All lies, of course. The stone was nothing more than a stone. It didn’t want anything. But Milo did. He wanted to hear a fairy tale about how he could cure father and finally earn the stony old man’s affection, what little of it could possibly be pried from his crusted charcoal heart, anyway. And that’s what Priscilla had told him. She had fed him a few little white lies, given him an encouraging slap on the rear, and he’d filled in the rest himself and been on his way. And when the stone did fail him, he would have no one but himself to blame.

Poor little Milo. Oh my dear, sweet little Milo. You only want what’s best for this family, but you have no idea what that is, she thought as she watched her brother climb into his car. But I do. The old man can’t die fast enough, and this illness of his, whatever it may be, has nothing but my thanks for speeding up that process. I’m not about to let you stand in the way of it.

She watched as the car sped off, leading Milo inexorably towards the predetermined conclusion of today’s meeting, the outcome that had been decided by her. Knowing what was to come, she felt a small little flower of guilt bud in her chest, like a scilla after the first spring rain. She felt bad for her brother, for lying to him. She had nothing but love for Milo, but… there were some things in this life much more important than love.

I’m sorry Milo, but this is for the best. Just this once, allow me to break your heart.

Just like that she grabbed that little scilla and crushed it, stomping it beneath her heels. The future was supposed to be a wild forest, not a delicate little flowerbed. It could not be allowed to be shaped by the perennial cuttings of the last generation. Too long had the shadow of Frankie and men like him hung over this city. Now, it was time for a woman’s touch~

Dark. Cloudy. High chance of rain. It was days like these that made you look up and feel like you should start taking stock of your life. And mine… well, mine was coming up depressingly short these past couple of days. Annie still wasn’t speaking to me, Sostene had been even more withdrawn than usual, my insurance premiums were going to absolutely skyrocket after this court case came to light, and I hadn’t even been able to turn to work to take my mind off it. Marq had been busy the past couple days just comforting Nayeli and planning for the trial. I guess the only positive thing I could take away from this whole experience was that my leg was healed now.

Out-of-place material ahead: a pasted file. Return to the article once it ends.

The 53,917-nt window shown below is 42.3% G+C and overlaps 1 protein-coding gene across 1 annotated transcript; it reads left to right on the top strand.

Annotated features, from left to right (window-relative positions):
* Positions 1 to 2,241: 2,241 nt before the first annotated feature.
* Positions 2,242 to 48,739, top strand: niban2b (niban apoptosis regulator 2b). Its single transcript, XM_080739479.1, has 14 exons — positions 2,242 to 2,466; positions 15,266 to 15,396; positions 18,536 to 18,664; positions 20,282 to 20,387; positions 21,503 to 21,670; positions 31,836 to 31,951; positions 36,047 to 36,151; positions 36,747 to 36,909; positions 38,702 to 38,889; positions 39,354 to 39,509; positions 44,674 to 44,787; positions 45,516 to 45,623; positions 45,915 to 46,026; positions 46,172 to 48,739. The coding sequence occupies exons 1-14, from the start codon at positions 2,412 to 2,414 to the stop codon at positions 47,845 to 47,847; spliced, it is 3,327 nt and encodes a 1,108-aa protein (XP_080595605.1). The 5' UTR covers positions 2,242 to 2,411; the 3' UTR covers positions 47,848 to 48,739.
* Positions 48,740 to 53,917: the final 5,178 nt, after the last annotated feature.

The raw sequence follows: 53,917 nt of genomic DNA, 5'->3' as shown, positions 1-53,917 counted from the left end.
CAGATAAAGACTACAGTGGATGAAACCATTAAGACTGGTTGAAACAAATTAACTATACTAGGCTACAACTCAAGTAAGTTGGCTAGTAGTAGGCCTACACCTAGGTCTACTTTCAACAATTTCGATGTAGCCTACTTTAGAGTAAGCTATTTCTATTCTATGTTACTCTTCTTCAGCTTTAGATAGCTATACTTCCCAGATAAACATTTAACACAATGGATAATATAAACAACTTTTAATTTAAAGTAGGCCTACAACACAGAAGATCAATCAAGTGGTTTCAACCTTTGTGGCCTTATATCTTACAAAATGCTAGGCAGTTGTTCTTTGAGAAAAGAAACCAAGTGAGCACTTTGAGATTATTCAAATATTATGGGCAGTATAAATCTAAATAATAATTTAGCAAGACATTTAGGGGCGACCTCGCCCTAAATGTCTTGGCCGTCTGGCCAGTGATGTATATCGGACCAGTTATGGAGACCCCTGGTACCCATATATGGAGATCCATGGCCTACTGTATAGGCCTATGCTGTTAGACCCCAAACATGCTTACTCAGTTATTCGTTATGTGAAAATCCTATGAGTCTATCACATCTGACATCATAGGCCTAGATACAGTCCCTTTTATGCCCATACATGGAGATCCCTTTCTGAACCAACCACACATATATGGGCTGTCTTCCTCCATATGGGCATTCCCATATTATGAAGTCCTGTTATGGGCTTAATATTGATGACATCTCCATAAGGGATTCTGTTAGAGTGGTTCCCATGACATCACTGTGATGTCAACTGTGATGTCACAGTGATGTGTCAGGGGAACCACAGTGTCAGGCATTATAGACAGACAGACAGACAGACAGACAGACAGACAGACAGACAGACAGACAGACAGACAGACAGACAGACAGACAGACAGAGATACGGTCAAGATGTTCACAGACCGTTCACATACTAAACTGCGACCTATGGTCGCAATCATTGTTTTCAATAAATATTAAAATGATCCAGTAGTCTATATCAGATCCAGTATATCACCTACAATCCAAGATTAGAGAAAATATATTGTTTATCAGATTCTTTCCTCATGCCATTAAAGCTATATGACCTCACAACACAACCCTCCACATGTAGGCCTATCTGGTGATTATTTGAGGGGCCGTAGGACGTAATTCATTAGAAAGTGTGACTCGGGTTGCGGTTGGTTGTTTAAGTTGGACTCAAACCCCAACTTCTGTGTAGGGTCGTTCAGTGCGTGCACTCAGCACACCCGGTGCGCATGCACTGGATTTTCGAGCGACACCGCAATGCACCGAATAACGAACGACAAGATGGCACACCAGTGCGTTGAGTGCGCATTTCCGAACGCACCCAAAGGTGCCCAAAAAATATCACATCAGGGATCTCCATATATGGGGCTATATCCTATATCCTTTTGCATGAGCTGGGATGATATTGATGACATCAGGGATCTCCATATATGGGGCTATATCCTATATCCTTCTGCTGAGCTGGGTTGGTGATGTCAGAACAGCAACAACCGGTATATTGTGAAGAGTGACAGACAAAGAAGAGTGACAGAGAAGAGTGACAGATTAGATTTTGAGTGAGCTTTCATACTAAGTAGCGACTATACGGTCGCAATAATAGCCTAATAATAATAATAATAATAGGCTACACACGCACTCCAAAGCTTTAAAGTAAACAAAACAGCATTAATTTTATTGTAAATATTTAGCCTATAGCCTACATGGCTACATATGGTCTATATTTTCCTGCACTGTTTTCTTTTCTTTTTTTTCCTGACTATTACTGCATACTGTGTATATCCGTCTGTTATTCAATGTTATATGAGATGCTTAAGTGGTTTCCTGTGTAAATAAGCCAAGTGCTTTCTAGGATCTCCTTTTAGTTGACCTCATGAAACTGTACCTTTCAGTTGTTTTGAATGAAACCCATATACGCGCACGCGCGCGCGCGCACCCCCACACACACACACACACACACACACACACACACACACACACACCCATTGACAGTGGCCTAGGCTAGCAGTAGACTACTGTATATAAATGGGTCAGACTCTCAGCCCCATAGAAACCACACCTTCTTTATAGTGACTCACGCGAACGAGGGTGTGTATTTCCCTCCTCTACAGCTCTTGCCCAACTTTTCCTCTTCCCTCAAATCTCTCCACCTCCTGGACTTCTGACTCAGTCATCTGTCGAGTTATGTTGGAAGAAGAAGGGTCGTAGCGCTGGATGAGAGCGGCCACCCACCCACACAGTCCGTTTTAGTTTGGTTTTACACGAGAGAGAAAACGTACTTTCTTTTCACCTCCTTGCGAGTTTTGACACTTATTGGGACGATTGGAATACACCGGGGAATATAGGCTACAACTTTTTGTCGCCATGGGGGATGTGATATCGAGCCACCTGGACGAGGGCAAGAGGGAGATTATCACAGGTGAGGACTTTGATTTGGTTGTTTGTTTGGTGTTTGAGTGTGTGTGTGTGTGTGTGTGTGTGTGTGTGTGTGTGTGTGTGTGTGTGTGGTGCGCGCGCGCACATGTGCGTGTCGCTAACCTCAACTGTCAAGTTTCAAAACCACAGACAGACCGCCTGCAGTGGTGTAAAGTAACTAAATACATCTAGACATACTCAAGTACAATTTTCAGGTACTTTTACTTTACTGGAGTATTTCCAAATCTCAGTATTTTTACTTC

I sighed. You know it’s bad when you have to count not being sent to the hospital as a plus. Sometimes it just feels like the whole world is out to get a man. Sometimes, a man just needs a drink. And I’m not talking about hitting the bottle like some pathetic boozer schlob, I’m talking about a New York classic. Sometimes, the best way for a man to calm his nerves is a fresh pot of joe.

I hummed along with myself, nodding. A cup of joe, with cream and sugar, and maybe a bit of hooch to spice things up or to give yourself some of that much needed hair-of-the-dog. Now that was a New York breakfast. Nothing else required. Just a man, a pot, and some beans.

And so to that end, I invited Sostene to come have a drink with me that morning. And, well, when he suggested we score a free pot from his good friend Officer Thompson down at the station, who was I to say no?

See, contrary to popular belief, it isn’t just fear and a few corrupt cops that keep the police in the mafia’s back pocket. We both want the same thing. For crime in this city to be controlled. Anyone who’s spent time in either profession can tell you crime isn’t something you can just get rid of, so better for someone to control it than let it run wild, right? We do that. We provide a service to this city, cleaning up the lesser villains like Mickey so only the five families can claim absolute power in the criminal underworld. The cops in this city are smart enough and have seen enough to know that this is a mutually beneficial relationship. You may call it “a corruption of justice” or “encouraging the expansion of a vast criminal empire”, we call it “efficiency”.

I was looking forward to it. It had been a while since I’d had good bean juice. It was a luxury we couldn’t exactly afford. But Sostene seemed to be in considerably lesser spirits.

I looked up. He just stared ahead blindly, looking as out of it as a guy who’d just been knocked around-side the head with a baseball bat. Was this an aftereffect of his little rampage on the train?

I coughed, but he didn’t say anything. I coughed again, louder this time. Still nothing. I frowned. You were really gonna make me say it, weren’t you Sostene?

“… hey,” I said, and his eyes flashed open. It seemed like that finally got his attention. He turned to the right and looked down. Dammit, why did he always have to remind me how much taller he was?

“Yeah?”

“You… feeling okay, man?” I asked. “You’ve been out of it all morning.”

He sighed, and groaned a little. “Yeah, sorry. Things… haven’t really been the same since the train.”

I thought so.

“You… wanna talk about it?” I approach carefully, not wanting to push any of his buttons.

“No.”

“You sure?

“Absolutely.”

Now I started overstepping my boundaries a bit. “Come on man, I can guarantee it’ll make you feel better-”